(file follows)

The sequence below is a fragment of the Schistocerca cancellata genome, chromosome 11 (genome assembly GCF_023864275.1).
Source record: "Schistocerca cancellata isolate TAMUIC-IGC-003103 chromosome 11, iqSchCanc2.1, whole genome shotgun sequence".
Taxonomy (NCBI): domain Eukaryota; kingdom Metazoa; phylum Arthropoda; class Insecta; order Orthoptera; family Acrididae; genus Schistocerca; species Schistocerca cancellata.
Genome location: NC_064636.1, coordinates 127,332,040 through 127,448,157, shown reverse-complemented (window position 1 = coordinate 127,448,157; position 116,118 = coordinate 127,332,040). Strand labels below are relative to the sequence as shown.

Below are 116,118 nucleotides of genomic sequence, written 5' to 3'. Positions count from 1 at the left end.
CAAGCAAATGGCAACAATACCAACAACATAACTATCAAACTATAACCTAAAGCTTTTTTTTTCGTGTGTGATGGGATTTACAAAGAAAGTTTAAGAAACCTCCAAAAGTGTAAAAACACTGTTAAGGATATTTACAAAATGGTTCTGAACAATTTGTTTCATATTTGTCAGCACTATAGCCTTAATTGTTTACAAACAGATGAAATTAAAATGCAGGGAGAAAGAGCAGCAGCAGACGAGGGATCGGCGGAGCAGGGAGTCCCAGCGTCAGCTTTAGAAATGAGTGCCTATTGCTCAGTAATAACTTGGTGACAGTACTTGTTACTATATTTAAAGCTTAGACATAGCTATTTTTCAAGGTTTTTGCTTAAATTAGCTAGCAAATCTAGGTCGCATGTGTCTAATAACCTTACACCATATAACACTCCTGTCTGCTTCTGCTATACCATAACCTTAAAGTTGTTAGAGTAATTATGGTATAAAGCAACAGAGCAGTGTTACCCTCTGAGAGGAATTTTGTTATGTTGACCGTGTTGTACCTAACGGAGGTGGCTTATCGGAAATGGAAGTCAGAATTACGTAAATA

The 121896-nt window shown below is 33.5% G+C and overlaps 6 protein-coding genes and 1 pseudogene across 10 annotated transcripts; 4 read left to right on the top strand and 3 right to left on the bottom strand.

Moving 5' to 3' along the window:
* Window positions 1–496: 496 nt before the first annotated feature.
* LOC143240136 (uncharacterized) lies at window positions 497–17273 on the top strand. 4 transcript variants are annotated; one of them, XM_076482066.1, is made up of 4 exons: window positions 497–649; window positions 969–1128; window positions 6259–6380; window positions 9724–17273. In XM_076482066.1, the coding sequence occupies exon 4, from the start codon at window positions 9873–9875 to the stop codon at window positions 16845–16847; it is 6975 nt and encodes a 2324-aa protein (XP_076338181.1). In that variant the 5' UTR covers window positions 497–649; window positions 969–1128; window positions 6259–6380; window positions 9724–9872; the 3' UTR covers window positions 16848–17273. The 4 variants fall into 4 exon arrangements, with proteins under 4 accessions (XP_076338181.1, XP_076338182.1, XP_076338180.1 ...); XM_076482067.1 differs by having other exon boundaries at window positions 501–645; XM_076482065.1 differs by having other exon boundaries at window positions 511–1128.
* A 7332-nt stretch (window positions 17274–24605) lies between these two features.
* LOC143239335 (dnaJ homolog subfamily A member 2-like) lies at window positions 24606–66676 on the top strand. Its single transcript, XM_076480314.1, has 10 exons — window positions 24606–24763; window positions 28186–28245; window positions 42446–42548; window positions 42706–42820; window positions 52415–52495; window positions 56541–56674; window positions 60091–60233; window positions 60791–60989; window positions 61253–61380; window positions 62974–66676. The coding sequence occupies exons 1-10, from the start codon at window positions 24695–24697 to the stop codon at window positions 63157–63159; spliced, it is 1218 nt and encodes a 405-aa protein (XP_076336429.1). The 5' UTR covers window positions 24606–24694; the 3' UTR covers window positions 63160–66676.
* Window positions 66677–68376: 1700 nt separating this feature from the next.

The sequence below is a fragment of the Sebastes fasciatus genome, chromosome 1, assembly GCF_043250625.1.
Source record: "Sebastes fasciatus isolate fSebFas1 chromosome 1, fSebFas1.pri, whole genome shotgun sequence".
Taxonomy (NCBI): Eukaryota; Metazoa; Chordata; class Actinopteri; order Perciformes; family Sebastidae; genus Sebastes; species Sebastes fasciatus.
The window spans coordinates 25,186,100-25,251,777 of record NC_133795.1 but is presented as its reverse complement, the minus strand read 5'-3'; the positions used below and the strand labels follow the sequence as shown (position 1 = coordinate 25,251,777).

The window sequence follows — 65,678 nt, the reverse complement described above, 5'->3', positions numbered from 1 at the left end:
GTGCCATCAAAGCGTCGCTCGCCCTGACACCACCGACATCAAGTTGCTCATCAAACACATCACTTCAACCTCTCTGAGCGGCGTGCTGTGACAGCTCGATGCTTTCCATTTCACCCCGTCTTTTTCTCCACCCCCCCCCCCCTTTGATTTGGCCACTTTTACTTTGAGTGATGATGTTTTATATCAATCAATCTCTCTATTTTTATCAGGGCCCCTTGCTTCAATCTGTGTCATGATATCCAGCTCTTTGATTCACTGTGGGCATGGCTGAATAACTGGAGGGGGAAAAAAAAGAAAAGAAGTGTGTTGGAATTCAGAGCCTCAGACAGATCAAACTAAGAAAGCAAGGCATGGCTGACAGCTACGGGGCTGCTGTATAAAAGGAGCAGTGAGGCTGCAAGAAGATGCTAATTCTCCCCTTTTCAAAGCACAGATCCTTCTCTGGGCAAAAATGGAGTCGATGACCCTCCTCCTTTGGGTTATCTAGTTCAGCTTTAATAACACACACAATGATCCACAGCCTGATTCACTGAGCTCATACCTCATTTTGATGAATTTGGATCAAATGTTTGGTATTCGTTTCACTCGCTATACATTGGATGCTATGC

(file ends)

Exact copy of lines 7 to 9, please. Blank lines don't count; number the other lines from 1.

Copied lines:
The 121896-nt window shown below is 33.5% G+C and overlaps 6 protein-coding genes and 1 pseudogene across 10 annotated transcripts; 4 read left to right on the top strand and 3 right to left on the bottom strand.

Moving 5' to 3' along the window:
* Window positions 1–496: 496 nt before the first annotated feature.